The app that helps you manage your retirement fund
At the end of 2016 I was invited to participate in the second batch of Wizeline's UX Academy. For six weeks I had the opportunity to be alongside other designers to catch-up on best practices to create amazing user experiences. During that time we had the opportunity to learn from industry experts such as Che Douglas, Head of Digital Design at The Wall Street Journal and Wendy Johansson, head of UX at Wizeline.
Throughout the duration of the program we had the oportunity to work on a real life project that we would have to present to everyone. The topic that was chosen was: "how to improve Mexico’s digital banking experience".
I started by creating hypotheses about experiences that I thought needed improvement. Having read about the lack of saving habits of Mexicans, I decided to focus on helping young adults age 22-35 years old to be more in control of their finances.
Each one of us had the opportunity to test our hypothesis and gather information by interviewing potential users. Using a script, I was able to talk to four people (in person and through Skype).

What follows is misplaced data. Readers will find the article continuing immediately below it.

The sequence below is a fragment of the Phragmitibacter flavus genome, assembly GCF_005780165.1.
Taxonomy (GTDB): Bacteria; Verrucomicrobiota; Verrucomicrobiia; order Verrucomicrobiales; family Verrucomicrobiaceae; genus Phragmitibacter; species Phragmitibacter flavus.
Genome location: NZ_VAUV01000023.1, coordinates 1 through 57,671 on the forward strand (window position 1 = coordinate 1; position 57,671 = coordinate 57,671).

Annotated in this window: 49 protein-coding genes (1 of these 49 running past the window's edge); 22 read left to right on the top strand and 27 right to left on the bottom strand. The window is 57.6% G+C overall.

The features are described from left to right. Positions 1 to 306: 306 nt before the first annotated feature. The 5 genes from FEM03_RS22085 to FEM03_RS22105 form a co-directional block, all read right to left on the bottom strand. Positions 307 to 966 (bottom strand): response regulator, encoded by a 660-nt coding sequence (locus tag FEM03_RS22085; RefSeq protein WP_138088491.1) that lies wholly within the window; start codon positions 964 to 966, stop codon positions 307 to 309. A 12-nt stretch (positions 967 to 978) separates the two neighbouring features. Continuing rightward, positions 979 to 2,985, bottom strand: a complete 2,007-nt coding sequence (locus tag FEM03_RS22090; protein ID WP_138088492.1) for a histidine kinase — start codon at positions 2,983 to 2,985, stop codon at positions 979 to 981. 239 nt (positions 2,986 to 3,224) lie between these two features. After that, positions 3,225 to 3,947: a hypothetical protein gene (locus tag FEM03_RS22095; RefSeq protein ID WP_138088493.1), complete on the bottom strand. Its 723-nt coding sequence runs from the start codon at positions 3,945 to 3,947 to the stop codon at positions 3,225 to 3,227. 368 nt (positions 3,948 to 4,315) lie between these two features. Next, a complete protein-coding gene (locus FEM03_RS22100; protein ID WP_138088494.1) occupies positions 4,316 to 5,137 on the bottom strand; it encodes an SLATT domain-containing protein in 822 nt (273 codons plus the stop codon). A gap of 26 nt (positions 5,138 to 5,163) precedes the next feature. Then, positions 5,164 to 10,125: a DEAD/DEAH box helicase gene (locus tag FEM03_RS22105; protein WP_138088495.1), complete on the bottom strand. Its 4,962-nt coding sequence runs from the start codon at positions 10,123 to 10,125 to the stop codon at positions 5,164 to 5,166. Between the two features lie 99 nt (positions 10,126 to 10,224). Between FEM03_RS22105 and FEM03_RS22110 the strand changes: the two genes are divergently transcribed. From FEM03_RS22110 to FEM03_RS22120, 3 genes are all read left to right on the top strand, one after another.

We got together and used all of our information to create an affinity diagram with all the insights from our interviews. By doing this I was able to confirm that young adults need better tools to save, especially for retirement.
Understanding their path to retirement is a challenge for young adults 22-35 years old because current solutions don’t provide easy-to-understand information and have a lot of barriers to make quick saving decisions.
Using techniques such as crazy eight and paper prototyping I was able to brainstorm on some potential solutions. Once I decided on the direction I created the wireframes and finally, using Marvel, an interactive prototype that I used for another round of testing.
I was able to do a task-based testing using LookBack which helped me discover parts of the interface that weren’t clear or that could be improved.
To be honest, I was guilty of always jumping right to wireframing rather than testing my low-res prototypes. I learned that creating sketches and paper prototypes can help you get insights earlier in the process.
Low-res prototypes give people the confidence to critique your design because they tend to feel bad criticizing something that seemed to have taken a lot of effort. In order to sound polite they often give a false opinions to avoid "hurting" you.
I always thought that, when presented with a design challenge, talented designers just “got it” right on the first time. However, I learned that all of us needed to iterate to create the best solutions. I saw brilliant designers come up with what seemed to be beautiful solutions just to later learn that people weren’t able to accomplish their goal.
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